Many women report improvement in their migraines later in pregnancy, but others report that their migraines worsened during the first trimester. If pregnancy or menstruation affects your migraines, your headaches are also likely to worsen if you take birth control pills or hormone replacement therapy (HRT).
How to diagnose Migraine
There is no medical test that can specifically diagnose migraine. The physician may have to take a complete medical history of the patient to make a diagnosis and exclude other causes of headache. The main things that the doctor may want to know are The location, severity, frequency and duration of the headache The age of onset of the headache The symptoms associated with the pain Precipitating factors like specific food or drink consumed before the headache. Accompaniments like fever, stiff neck or rash.
The treatment of Migraine
Treatment for migraine is aimed at providing immediate relief from pain in the attack. For this, drugs that constrict the blood vessels (sumatriptan or ergotamine), nonsteroidal anti-inflammatory drugs like ibuprofen, aspirin, and naproxen, are prescribed. For best results, take pain-relieving drugs as soon as you experience signs or symptoms of a migraine headache.
These medications are considered among first-line treatment agents and may reduce migraines by affecting the level of serotonin and other brain chemicals. Newer antidepressants, however, generally aren’t as effective for migraine prevention. Since a migraine attack cannot be totally avoided, the patient should take care that of the precipitating factors are reduced to the minimum. They must avoid foods that trigger an attack. Regular exercises and stress management are helpful.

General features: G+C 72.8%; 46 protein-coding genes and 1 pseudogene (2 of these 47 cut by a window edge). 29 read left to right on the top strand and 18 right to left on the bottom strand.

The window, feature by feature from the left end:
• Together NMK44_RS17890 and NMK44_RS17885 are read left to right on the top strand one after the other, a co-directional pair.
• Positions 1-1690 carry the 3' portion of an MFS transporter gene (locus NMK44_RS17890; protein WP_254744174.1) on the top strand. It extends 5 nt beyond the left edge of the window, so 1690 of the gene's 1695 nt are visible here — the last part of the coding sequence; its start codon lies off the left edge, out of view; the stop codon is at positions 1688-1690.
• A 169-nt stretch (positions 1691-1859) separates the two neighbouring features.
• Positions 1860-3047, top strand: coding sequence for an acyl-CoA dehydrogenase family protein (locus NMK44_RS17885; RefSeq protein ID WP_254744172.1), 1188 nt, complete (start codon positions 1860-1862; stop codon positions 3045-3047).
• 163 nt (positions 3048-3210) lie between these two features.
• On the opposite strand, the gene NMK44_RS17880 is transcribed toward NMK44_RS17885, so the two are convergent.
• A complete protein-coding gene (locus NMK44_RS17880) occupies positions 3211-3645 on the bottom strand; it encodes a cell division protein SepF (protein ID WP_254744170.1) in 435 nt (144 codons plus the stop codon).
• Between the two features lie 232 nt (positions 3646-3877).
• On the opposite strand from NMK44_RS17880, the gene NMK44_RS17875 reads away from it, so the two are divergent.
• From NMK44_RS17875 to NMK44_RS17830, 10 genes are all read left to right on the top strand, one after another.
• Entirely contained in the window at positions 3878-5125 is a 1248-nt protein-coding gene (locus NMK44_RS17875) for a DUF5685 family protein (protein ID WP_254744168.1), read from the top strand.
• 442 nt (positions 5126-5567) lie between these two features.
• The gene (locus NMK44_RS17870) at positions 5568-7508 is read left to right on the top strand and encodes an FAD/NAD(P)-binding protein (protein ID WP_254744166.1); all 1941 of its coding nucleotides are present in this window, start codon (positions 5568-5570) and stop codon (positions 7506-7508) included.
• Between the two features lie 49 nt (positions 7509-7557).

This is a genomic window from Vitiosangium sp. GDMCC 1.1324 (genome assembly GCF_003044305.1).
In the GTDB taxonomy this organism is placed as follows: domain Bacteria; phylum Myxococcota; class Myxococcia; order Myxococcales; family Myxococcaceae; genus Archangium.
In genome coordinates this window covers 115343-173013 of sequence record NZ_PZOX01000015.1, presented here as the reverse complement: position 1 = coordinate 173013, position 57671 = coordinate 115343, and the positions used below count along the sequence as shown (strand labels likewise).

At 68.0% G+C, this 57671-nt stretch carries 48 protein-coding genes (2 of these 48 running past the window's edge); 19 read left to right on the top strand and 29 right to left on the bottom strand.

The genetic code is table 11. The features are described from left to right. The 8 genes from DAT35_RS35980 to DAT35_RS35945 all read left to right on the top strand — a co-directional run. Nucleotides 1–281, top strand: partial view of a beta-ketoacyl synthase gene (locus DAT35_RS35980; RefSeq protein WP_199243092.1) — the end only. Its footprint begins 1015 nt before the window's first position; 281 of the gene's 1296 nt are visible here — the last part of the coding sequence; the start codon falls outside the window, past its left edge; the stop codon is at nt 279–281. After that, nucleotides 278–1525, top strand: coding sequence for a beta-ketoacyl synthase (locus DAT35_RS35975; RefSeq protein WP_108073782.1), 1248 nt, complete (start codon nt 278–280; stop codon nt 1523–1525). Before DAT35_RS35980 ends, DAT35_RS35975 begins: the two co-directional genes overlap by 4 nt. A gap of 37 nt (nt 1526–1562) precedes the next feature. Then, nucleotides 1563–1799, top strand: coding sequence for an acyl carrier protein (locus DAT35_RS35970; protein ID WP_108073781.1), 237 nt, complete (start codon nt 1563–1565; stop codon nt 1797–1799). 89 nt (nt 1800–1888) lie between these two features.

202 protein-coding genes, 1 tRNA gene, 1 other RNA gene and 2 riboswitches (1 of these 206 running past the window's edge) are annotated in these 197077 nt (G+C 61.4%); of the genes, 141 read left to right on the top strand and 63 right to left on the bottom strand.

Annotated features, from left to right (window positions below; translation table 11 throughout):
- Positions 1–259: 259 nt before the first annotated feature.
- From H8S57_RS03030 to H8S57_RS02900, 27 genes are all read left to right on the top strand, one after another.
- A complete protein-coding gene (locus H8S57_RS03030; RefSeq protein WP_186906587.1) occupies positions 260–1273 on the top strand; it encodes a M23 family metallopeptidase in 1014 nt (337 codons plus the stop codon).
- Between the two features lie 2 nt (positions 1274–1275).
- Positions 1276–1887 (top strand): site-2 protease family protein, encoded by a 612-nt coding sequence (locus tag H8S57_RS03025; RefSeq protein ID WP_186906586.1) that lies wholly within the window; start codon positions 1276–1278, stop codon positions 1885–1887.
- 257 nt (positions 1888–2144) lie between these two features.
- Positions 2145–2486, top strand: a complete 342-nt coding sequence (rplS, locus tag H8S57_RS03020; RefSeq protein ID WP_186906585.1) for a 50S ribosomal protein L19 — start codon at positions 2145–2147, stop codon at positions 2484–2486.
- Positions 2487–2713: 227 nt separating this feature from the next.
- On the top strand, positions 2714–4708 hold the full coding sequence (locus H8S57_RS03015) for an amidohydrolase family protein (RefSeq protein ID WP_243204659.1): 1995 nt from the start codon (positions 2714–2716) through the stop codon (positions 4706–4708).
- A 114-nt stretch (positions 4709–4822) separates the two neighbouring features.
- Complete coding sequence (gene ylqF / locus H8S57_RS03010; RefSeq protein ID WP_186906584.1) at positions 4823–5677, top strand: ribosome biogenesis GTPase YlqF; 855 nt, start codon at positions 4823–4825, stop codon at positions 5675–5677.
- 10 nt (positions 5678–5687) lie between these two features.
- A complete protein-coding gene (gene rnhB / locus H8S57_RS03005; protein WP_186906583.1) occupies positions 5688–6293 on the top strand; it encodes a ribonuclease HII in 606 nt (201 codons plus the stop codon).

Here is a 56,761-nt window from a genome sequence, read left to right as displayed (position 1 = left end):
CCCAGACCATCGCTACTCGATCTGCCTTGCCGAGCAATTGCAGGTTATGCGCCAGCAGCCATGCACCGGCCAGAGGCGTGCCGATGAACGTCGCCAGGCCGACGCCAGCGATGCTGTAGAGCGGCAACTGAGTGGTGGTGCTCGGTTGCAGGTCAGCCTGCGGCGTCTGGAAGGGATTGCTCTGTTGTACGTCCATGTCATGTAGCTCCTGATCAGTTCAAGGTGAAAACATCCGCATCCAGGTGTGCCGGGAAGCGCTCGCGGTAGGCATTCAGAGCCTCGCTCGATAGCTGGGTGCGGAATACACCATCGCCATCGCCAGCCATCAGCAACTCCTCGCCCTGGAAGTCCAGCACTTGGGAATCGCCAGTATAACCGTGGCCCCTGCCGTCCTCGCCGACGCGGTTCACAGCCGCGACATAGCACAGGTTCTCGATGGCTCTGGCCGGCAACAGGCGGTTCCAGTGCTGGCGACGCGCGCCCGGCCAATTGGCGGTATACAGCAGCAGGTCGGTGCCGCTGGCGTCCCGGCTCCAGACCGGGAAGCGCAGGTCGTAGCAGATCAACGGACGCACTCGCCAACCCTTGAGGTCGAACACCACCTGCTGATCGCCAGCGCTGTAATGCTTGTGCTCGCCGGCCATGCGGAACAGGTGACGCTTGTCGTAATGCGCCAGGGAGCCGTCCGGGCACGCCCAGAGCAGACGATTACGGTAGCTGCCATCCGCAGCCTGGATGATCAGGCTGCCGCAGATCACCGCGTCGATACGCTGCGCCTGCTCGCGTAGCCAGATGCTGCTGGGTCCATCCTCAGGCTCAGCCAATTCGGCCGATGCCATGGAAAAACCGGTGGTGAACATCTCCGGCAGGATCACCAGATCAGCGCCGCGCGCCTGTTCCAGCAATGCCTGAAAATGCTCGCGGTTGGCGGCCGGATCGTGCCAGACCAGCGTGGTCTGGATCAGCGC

Prevention of migraine
In general, try to establish a daily routine with regular sleep patterns and regular meals. Exercise regularly Regular aerobic exercise reduces tension and can help prevent migraines. If your doctor agrees, choose any aerobic exercise you enjoy, including walking, swimming, and cycling. Warm up slowly, however, because sudden, intense exercise can cause headaches Talk with your doctor about the best alternatives or dosages for you. Quit smoking If you smoke, talk to your doctor about quitting. Smoking can trigger headaches or make headaches worse.
The Homecare treatment
Self-care measures can help ease the pain of a migraine headache. Try these headache helpers: Keep a diary A diary can help you determine what triggers your migraines. Note when your headaches start, how long they last and what, if anything, provides relief.
Be sure to record your response to any headache medications you take. Also pay special attention to foods you ate in the 24 hours preceding attacks, any unusual stress, and how you feel and what you’re doing when headaches strike.
If you’re under stress, tell your doctor. Try muscle relaxation exercises Progressive muscle relaxation, meditation and yoga don’t require any equipment. You can learn them in classes or at home using books or tapes. Or spend at least a half-hour each day doing something you find relaxing — listening to music, gardening, taking a hot bath or reading.
Get enough sleep, but don’t oversleep The average adult needs seven to nine hours of sleep a night. Rest and relax If possible, rest in a dark, quiet room when you feel a headache coming on.
Place an ice pack wrapped in a cloth on the back of your neck and apply gentle pressure to painful areas on your scalp.